ALFA ROMEO GIULIA SPRINT GTC, 1965-1966
by DAVIDE PIAZZA
Who was she? Hardly anybody has seen or remembers one. Its career was very short and marked by technical problems; furthermore, its exorbitant cost considerably limited its volume of sales. Only 1000 cars were produced, of which we can count nowadays the surviving ones on the fingers of one hand. Although it never participated to Passione Engadina, I deemed it right to mention it to fans like me. I hope this article will serve as an incentive to some owners of this beautiful car. I am confident… In the photo, you can see a gorgeous Giulia Sprint GTA, a lighter version of the two-door GT. The latter was chosen as base model for the GTC.
The Giulietta Spider had been out of production for some time by now and the Alfa Romeo’s management intended to expand the new Giulia range with a convertible version of the sedan model which was enjoying a sensational success. Thus, a prototype designed by Giorgetto Giugiaro and manufactured by Carrozzeria Bertone was presented at the Turin Salon in 1964. Some details in the car body design didn’t work, but the marketing had already been announced, and here the first problems cropped up. The assembly lines at Bertone’s were occupied with the manufacturing of the Fiat 850 Spider – which was enjoying an amazing success – and they refused the order. Thus, it was decided to entrust the assembly to the prestigious Carrozzeria Touring of Milan, which was in a bad financial situation. The unusual choice was determined by the attempt to help the Touring’s management in memory of the past co-operation in the manufacturing of the wonderful cars of the ʼ40s. In those days, Carrozzeria Touring had wasted a capital by taking over some shares of the English group Rootes, paying in advance hundreds of million liras; unfortunately, Carrozzeria Touring almost went bankrupt. The former Alfa Romeo’s president in person made this generous attempt. Times gone by!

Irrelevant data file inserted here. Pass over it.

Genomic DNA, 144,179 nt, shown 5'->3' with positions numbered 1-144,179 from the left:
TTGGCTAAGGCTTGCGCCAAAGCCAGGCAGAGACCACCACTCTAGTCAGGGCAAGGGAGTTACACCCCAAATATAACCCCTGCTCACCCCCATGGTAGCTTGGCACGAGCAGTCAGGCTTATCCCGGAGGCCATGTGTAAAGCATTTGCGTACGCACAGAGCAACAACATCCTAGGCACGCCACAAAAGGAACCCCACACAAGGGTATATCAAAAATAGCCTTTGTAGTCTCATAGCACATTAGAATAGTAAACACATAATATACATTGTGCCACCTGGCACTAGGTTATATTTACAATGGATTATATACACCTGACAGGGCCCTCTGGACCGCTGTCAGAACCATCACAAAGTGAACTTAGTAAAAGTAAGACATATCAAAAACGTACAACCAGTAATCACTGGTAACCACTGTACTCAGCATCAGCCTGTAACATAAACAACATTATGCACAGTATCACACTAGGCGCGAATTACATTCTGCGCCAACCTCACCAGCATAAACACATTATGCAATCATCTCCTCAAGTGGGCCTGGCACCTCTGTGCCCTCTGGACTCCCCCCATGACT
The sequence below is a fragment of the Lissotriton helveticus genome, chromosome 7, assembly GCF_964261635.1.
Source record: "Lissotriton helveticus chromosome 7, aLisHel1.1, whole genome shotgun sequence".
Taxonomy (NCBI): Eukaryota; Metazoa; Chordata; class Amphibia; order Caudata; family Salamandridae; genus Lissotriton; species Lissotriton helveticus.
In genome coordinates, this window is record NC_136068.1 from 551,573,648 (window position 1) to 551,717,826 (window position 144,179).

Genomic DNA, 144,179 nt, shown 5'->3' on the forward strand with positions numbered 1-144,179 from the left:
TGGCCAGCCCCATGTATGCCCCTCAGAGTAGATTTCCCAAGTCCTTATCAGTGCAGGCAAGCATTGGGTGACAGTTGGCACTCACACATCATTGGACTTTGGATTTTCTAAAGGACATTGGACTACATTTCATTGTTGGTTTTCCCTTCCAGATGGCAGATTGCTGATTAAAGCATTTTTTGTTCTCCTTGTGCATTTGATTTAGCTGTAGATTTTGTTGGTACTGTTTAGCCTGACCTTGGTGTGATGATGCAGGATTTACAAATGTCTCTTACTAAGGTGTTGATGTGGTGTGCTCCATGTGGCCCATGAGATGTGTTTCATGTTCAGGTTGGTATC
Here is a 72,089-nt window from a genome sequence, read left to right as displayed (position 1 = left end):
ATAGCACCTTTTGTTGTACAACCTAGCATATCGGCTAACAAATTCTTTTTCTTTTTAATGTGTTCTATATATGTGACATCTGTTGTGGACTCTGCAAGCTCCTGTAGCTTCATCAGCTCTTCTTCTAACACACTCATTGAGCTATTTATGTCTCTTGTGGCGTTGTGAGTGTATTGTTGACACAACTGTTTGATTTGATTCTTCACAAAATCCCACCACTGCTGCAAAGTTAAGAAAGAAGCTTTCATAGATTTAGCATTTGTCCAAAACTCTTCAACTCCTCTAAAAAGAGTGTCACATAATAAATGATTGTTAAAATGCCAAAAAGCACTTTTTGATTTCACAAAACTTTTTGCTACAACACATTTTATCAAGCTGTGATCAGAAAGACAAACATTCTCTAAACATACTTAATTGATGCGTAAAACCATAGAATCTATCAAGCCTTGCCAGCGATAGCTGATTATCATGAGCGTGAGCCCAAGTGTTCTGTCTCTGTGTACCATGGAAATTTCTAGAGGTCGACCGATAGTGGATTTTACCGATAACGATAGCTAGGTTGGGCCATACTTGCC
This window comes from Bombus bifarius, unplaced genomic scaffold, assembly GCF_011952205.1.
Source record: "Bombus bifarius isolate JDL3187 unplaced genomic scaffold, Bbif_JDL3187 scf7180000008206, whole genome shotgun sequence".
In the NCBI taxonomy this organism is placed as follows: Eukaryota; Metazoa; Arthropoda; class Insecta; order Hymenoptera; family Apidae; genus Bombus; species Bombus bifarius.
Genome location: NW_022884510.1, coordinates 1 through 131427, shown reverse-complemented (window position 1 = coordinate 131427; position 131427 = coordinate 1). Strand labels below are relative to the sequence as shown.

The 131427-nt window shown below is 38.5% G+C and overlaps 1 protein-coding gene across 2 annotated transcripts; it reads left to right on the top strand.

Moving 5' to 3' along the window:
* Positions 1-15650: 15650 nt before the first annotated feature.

In 1965, the Giulia Sprint became GTC and its cost was Lit. 2,395,000. Too much for the public of the time. The Giulietta cost Lit. 1,819,000 – not a little money – but its glamour was completely different. As I said, the design didn’t convince, the body work looked awkward, also because of a quality hood which, on the contrary, seemed poor. Actually, it was poor. Unfortunately. If you happened to drive under the rain, and the hood was closed, had it been open you wouldn’t have noticed the difference. The rain poured in, soaking the carpet, which would rot in a few days. An unsolvable problem, given the fact that the design had been wrong from the beginning.
Not to mention the serious structural problems of the body work, insufficiently rigid to compensate for the lack of the roof; as I said, Carrozzeria Touring didn’t have the time nor the financial means for a proper design and this was the result. Alfa Romeo realized the catastrophe and in 1966 presented the Duetto, the legendary spider which had a world success.
The Giulia Spider GTC was blown away. The last assembled models were practically cleared through the Alfa Romeo’s network or sold abroad; about twenty ended up in the US, where nowadays it’s a very sought after model by collectors.
Nowadays the Giulia Sprint GTC is slowly coming out of the oblivion to which it had been condemned and is stirring more and more interest in historical cars gatherings; therefore, in the end, the design wasn’t so bad…